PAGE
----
"We are fighting for food security and the health of our ecosystems. We are fighting for resilient communities that support one another and for strong local economies.  Through gardening we are seeking a connection to the cycle of life, and for good, tasty food…from garden to plate."
Implementation

The core of the Victory Gardens Initiative is the Backyard Blitz, which commenced with 34 gardens in 2009, and has grown to nearly 550 gardens over a two-week period in May, 2014. Over 250 volunteers are mobilised, in a logistical feat that spans much of the year. Materials (soil, compost, seedlings, sleepers for raised beds) needs to be sourced; transport needs to be organised, volunteers need to be matched up with gardeners, sponsorships and funding needs to be sought to support low-income families to participate, payment needs to be obtained from those families and individuals who can pay, and so on. Once the gardens are established, support mechanisms are put in place with regular training days, a system of garden mentors, and education programs involving food leaders and permaculture design skills. A key focus is work with schools, with a showcase project being the establishment of the 1.5 acre Concordia Community Garden in the inner north area of Harambee, which is significantly affected by the foreclosure crisis. 

Financing and resources
For 2013, Victory Gardens Initiative's revenue came from the following sources ($US):
 
- Corporate Sponsorships: 38,480  
- Donations: 55,530 
- Grants: 70,144  
- Memberships: 1,899 
- Program Revenue: 49,070  
- Contracted Work: 10,617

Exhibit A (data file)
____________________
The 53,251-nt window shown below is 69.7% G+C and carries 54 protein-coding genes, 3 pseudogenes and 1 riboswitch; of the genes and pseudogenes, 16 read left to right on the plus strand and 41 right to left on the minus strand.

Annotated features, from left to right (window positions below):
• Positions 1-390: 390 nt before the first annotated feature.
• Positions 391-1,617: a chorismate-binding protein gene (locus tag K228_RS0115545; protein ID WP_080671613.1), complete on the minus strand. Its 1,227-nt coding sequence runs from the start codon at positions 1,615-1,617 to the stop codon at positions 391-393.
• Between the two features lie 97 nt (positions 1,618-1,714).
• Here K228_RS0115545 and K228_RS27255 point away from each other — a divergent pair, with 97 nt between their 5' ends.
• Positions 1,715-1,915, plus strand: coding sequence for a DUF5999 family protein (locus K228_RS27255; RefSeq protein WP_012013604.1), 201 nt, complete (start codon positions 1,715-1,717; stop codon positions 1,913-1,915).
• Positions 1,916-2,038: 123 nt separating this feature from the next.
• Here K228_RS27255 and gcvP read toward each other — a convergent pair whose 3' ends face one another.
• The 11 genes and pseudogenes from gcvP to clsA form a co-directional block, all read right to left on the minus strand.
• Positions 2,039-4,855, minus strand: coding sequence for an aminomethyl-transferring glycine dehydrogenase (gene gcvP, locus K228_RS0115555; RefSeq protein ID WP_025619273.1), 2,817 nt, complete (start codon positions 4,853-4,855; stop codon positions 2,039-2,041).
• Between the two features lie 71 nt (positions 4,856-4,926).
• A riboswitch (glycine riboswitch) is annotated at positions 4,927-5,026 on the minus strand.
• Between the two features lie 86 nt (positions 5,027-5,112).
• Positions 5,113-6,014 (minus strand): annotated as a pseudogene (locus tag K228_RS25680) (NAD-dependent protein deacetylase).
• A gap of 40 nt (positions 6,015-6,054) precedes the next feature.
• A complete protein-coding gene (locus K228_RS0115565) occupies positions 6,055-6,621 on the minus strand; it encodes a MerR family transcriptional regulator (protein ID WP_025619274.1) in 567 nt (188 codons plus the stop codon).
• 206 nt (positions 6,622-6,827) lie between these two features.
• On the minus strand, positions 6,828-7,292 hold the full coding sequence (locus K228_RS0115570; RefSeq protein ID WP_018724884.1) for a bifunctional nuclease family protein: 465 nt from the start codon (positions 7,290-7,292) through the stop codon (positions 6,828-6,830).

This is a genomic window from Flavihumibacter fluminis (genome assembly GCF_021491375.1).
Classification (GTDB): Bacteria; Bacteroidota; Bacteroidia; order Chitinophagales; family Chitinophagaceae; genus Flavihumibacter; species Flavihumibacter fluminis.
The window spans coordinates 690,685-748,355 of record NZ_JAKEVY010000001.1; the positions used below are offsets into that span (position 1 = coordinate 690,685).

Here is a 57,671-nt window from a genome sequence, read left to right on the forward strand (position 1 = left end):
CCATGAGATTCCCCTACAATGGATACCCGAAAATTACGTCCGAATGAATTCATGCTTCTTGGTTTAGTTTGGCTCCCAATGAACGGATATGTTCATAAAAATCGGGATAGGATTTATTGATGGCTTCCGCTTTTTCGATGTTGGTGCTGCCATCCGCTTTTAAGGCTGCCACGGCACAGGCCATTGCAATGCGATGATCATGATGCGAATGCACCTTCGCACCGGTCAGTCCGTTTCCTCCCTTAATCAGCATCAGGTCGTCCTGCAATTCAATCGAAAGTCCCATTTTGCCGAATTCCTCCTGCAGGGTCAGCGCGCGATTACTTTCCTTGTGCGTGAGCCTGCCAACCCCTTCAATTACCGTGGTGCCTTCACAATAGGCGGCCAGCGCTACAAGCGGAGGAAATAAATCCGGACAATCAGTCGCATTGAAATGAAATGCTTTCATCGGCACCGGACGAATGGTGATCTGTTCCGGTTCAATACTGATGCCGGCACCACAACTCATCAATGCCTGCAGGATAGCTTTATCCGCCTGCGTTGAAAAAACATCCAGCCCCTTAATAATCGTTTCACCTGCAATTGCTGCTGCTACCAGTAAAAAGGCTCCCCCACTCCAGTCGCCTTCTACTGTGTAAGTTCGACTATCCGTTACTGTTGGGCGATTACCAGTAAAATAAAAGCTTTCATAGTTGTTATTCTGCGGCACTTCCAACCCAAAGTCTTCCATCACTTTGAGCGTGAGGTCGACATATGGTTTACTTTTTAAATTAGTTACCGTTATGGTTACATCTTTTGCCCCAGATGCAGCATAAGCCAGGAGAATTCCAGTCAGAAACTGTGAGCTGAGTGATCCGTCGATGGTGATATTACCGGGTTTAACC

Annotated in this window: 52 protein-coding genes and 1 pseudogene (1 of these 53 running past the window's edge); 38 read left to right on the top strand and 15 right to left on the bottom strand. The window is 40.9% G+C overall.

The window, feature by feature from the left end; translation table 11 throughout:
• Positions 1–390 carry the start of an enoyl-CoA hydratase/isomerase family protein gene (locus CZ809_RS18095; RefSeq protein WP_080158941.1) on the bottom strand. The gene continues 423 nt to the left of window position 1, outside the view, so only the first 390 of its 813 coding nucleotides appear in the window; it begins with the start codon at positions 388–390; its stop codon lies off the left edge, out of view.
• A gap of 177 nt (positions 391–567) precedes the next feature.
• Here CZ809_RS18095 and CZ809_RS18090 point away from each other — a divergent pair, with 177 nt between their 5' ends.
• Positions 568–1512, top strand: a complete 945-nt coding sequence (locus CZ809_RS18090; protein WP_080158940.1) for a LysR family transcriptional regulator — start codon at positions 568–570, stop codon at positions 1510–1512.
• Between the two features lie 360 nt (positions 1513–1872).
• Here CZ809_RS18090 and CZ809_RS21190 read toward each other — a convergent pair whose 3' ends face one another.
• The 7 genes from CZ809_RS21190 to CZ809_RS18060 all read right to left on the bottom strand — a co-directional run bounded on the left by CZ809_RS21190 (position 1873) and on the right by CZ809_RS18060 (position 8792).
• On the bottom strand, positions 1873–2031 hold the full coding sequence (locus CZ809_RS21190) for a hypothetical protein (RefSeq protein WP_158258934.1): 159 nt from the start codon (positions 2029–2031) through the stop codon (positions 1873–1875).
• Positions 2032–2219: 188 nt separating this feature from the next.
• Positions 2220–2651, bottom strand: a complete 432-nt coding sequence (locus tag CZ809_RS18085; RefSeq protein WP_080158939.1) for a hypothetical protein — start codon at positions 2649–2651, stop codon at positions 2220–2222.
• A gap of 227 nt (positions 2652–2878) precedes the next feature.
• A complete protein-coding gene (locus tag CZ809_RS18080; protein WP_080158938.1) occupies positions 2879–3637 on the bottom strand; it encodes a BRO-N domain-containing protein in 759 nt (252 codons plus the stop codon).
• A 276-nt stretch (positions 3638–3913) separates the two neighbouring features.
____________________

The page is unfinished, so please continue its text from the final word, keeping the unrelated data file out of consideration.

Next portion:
- Special Events: 13,233 
- Interest & Miscellaneous: 590 

Total: 239,563

Its expenses were $213,233 leaving a surplus of $26,330
Results and impacts

Victory Gardens Initiative has established over 1500 edible raised gardens (4 ft x 8 ft) since 2009, working with a team of hundreds of volunteers. They have created over a dozen urban food orchards, and trained dozens of permaculture gardeners and food leaders. They have established partnerships and collaborations with local business and community leaders, churches, schools, philanthropic foundations and the city government. Victory Gardens Initiative's success in mobilising communities around food growing in the urban context has inspired other communities and the US abroad to seek to emulate their work. It has also inspired the City of Milwaukee with its HomeGrown initiative, utilising urban agriculture as a means to achieve urban renewal, which is the subject of a separate case study. 

 
Barriers and challenges

There are complications working with large teams of volunteers, as Gretchen explains: 

"The size of the volunteer teams varies a lot. It depends on who wants to work with whom, who has tools, who shows up with cars…We plan ahead of time, but we need to be flexible on the day, because you also never know how many people are going to show up, because volunteers can be unreliable. And I always tell people, be prepared for chaos, it’s never going to work out as smoothly as you might think…We have a lot of volunteers, though they’re not always consistent."
Lessons learned and transferability

A key lesson is that the passion, vision and commitment of one individual can achieve remarkable results. The Victory Gardens Initiative is the creation of Gretchen Mead and her leadership and enthusiasm has been central to its success. Her capacity to build partnerships and collaborations across the community, business, non-profit and government sectors is highly regarded. The Victory Gardens Initiative has demonstrated that bringing communities together to address a critical social need can have transformative results.

The Victory Gardens Initiative model is directly transferable to other urban contexts in the US and beyond. It is especially relevant to cities in the US affected by urban decline and depopulation, which are experiencing a food desert phenomenon and high levels of food poverty and insecurity. That said, it is not something that can be directly imposed 'from above'; this sort of response has to come from local people who are motivated to take action of this form to meet pressing social needs. 

References

External links / documents